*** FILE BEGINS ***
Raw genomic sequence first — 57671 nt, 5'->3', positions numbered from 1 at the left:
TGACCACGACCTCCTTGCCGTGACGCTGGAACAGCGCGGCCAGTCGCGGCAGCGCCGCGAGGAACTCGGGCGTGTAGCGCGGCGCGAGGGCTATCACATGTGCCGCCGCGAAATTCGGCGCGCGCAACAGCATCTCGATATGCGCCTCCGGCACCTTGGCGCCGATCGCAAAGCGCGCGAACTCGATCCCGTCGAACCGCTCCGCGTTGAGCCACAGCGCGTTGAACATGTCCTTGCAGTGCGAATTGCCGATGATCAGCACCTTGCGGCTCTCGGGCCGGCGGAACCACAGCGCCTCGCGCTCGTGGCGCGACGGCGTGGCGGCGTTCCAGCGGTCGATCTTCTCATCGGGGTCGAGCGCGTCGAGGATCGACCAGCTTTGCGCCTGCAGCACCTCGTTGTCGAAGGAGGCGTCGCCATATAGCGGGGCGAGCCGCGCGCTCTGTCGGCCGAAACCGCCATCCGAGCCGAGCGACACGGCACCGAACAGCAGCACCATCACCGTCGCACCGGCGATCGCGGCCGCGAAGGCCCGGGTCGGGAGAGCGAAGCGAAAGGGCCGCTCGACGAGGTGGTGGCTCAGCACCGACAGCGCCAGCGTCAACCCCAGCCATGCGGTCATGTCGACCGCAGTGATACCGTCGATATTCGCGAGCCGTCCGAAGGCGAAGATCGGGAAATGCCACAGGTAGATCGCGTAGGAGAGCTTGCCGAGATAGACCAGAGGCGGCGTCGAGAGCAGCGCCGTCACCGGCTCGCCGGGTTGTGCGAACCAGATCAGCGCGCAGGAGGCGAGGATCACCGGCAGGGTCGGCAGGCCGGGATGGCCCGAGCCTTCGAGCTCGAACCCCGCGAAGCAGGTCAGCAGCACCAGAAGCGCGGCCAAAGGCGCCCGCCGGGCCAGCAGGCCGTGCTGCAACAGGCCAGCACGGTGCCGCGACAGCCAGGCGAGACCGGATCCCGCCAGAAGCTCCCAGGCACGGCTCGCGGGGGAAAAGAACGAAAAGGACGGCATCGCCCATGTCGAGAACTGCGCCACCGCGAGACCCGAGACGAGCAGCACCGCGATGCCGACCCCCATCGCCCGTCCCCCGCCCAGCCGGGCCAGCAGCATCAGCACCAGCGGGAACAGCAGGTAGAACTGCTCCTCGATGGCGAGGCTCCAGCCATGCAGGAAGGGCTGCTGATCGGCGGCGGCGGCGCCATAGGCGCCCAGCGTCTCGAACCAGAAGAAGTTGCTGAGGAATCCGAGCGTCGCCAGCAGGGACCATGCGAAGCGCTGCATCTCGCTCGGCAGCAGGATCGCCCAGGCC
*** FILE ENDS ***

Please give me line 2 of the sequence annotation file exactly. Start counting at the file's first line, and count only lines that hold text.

TGACCACGACCTCCTTGCCGTGACGCTGGAACAGCGCGGCCAGTCGCGGCAGCGCCGCGAGGAACTCGGGCGTGTAGCGCGGCGCGAGGGCTATCACATGTGCCGCCGCGAAATTCGGCGCGCGCAACAGCATCTCGATATGCGCCTCCGGCACCTTGGCGCCGATCGCAAAGCGCGCGAACTCGATCCCGTCGAACCGCTCCGCGTTGAGCCACAGCGCGTTGAACATGTCCTTGCAGTGCGAATTGCCGATGATCAGCACCTTGCGGCTCTCGGGCCGGCGGAACCACAGCGCCTCGCGCTCGTGGCGCGACGGCGTGGCGGCGTTCCAGCGGTCGATCTTCTCATCGGGGTCGAGCGCGTCGAGGATCGACCAGCTTTGCGCCTGCAGCACCTCGTTGTCGAAGGAGGCGTCGCCATATAGCGGGGCGAGCCGCGCGCTCTGTCGGCCGAAACCGCCATCCGAGCCGAGCGACACGGCACCGAACAGCAGCACCATCACCGTCGCACCGGCGATCGCGGCCGCGAAGGCCCGGGTCGGGAGAGCGAAGCGAAAGGGCCGCTCGACGAGGTGGTGGCTCAGCACCGACAGCGCCAGCGTCAACCCCAGCCATGCGGTCATGTCGACCGCAGTGATACCGTCGATATTCGCGAGCCGTCCGAAGGCGAAGATCGGGAAATGCCACAGGTAGATCGCGTAGGAGAGCTTGCCGAGATAGACCAGAGGCGGCGTCGAGAGCAGCGCCGTCACCGGCTCGCCGGGTTGTGCGAACCAGATCAGCGCGCAGGAGGCGAGGATCACCGGCAGGGTCGGCAGGCCGGGATGGCCCGAGCCTTCGAGCTCGAACCCCGCGAAGCAGGTCAGCAGCACCAGAAGCGCGGCCAAAGGCGCCCGCCGGGCCAGCAGGCCGTGCTGCAACAGGCCAGCACGGTGCCGCGACAGCCAGGCGAGACCGGATCCCGCCAGAAGCTCCCAGGCACGGCTCGCGGGGGAAAAGAACGAAAAGGACGGCATCGCCCATGTCGAGAACTGCGCCACCGCGAGACCCGAGACGAGCAGCACCGCGATGCCGACCCCCATCGCCCGTCCCCCGCCCAGCCGGGCCAGCAGCATCAGCACCAGCGGGAACAGCAGGTAGAACTGCTCCTCGATGGCGAGGCTCCAGCCATGCAGGAAGGGCTGCTGATCGGCGGCGGCGGCGCCATAGGCGCCCAGCGTCTCGAACCAGAAGAAGTTGCTGAGGAATCCGAGCGTCGCCAGCAGGGACCATGCGAAGCGCTGCATCTCGCTCGGCAGCAGGATCGCCCAGGCC